X-Message-Number: 2522
From:  (Thomas Donaldson)
Subject: CRYONICS Re: importance.of.research
Date: Thu, 6 Jan 1994 21:45:50 -0800 (PST)

Hi everyone:

I have an important apology to make first of all. In my posting about the
importance of research, I got mixed up the relations between Biopreservation
21st Century Medicine, and the other organizations involved directly or 
indirectly with cryonics work. I have never given any money to Biopreservation.
Please take note not only of that, but also that Biopreservation has been 
paid for by Mike Darwin and Paul Wakfer out of their own pockets. I HAVE
contributed to 21st Century Medicine, but that would be at best an indirect
contribution. Furthermore, Biopreservation aims not to do research as such
but to perform and assist cryonic suspensions. The organization which is
directed at CRYONICS research is Cryovita.

I apologize very much for my misconceptions on these matters.

Nor did I intend anything I said in that piece to be directed to Mike Darwin or
Paul Wakfer, who both have held very fast in their attempts to get some of
the needed cryonics research actually done. Apparently 21st Century Medicine
has not received nearly the amounts hoped for, and even Mike and Paul have
found research on cryonic suspension (as opposed to research on, say, means
to suspend people at a "high", above 0 temperature for surgery etc) very 
hard to do without money.

HOWEVER, I do NOT retract the main point of my comments there: there has been
far too little attention paid to supporting research directed at OUR problems.

1. It is not true that nanotechnology alone will lead to means for revival.
   In the first place, many nanotechnologists think that the kind of machines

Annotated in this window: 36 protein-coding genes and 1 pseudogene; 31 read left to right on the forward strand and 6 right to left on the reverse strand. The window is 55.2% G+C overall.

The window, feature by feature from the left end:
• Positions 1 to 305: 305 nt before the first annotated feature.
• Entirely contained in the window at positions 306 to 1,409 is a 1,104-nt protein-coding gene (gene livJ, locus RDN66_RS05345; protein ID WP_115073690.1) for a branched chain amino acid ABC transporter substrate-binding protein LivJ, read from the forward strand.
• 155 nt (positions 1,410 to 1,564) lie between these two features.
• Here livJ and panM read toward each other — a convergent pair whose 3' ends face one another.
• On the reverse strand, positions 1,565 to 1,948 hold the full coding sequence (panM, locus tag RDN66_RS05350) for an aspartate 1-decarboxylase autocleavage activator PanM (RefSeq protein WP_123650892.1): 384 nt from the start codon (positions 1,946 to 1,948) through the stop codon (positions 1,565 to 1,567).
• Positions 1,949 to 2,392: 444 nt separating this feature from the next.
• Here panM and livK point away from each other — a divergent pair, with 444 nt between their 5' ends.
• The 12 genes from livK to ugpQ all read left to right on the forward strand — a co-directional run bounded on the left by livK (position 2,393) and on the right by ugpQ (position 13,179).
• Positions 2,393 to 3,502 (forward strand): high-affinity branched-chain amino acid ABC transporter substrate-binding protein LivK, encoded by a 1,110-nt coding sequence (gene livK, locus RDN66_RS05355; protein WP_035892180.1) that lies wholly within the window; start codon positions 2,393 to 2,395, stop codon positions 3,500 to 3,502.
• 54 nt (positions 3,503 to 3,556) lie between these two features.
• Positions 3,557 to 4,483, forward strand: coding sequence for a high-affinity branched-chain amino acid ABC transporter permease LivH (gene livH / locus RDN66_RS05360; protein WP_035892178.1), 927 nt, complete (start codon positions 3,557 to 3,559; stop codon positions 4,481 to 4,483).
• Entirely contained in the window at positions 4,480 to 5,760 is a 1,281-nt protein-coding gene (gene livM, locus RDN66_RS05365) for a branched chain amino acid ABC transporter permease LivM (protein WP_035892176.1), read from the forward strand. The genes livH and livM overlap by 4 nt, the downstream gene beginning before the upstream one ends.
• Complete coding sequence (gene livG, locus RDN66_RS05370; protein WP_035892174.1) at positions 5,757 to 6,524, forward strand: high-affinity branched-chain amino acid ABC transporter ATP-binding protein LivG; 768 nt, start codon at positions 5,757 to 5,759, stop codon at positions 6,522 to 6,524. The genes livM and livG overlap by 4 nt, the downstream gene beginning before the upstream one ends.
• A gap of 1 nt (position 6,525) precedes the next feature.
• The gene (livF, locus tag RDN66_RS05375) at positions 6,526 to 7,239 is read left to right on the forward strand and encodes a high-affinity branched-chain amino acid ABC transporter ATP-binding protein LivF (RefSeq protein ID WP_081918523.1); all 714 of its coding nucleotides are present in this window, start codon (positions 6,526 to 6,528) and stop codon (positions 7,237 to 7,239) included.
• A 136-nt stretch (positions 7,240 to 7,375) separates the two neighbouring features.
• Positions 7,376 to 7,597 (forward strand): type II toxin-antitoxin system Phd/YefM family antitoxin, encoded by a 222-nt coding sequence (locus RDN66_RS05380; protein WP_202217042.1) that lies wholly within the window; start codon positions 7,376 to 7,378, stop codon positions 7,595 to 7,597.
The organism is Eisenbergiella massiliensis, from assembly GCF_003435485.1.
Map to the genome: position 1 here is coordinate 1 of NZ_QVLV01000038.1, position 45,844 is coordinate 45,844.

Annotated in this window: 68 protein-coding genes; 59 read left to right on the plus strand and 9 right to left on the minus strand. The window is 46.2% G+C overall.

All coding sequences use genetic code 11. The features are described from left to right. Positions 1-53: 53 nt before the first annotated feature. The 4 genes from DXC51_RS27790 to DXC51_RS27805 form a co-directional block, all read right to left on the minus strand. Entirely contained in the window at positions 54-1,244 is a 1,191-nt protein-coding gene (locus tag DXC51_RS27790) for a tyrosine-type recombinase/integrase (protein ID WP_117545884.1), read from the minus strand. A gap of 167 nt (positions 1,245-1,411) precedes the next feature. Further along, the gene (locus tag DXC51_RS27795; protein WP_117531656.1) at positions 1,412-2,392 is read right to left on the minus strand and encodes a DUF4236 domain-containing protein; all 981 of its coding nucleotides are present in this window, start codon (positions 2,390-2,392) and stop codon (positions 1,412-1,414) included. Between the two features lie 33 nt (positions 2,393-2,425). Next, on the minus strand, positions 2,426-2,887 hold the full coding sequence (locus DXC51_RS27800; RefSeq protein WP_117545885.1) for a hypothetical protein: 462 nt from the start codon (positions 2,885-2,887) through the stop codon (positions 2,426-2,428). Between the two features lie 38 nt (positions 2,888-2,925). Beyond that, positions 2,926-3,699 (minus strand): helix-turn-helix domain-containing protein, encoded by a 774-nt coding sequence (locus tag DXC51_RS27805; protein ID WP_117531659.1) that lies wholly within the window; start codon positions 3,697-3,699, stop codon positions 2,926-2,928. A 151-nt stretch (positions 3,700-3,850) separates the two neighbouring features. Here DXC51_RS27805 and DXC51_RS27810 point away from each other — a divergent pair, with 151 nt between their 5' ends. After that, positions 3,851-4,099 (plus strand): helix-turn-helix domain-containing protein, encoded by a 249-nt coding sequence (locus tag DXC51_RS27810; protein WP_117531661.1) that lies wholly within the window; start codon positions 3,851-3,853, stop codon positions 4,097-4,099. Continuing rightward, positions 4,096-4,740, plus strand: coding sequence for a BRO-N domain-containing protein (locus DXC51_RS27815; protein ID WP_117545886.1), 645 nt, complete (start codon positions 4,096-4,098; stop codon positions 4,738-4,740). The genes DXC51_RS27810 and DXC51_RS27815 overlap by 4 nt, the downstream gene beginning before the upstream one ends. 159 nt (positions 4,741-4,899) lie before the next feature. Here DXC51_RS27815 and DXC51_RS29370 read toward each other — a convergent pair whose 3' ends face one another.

Eric Drexler talks about are unworkable and may never be built --- and if
   they are built, they will serve the same purpose as the mechanical 
   computer recently built in England: an exhibit in a museum. But even more
   important, it simply is NOT enough to leave the problem of revival to
   some future technology, however powerful. WE DO NOT PRESENTLY KNOW THAT
   is, and it is even a reasonable GUESS, that it is, but look here, we're
   dealing with our LIVES here. Just how would you feel if you went in to
   see your doctor and he said, "Well, the treatment I'm going to administer
   might even make you worse, but I have a reasonable guess that it will
   probably work..." and that was the ONLY thing he could say about his
   treatment? No successes, no experimental support, just a "reasonable

   Without a good deal more research both to improve our suspension methods,
   and to find out IN DETAIL just what has been preserved and what has not,
   and how that might or might not relate to the things we feel are important
   about ourselves: our consciousness, our memories, personality, and so
   on, we are fundamentally in the dark. If we really want to be assured 
   that those frozen brains and bodies still contain PEOPLE rather than
   dead meat, there's a whole lot more we're going to have to do.

2. Just who is it who is doing anything now? The hard truth is that almost
   no one is doing a thing. Virtually all the interest in nanotechnology,
   either Drexlerite or more generally, aims not at reviving people after
   cryonic suspension but at making more powerful computers. Computers
   alone won't bring back anybody, no matter how powerful they might be.
   At a minimum, they will need a program, and devices to act on us, both
   of which now require KNOWLEDGE THAT WE HAVEN'T GOT.

3. What kind of research needs doing first of all? That's a hard problem,
   since there's truly a LOT of things we need to learn before we can
   come anywhere close to assured success. I will give some ideas, and
   put forward one as one that I think most important, but I do reserve
   the right to change that opinion on short notice.  

   We would want, first, to know much more about the damage caused by
   present suspension procedures. That's not easy; right now whenever
   we talk about revival we're fundamentally theorizing in the dark.
   We want DETAILS. And yes, those details might bother a lot of people.

   Is there any way to effectively work on reviving people right now?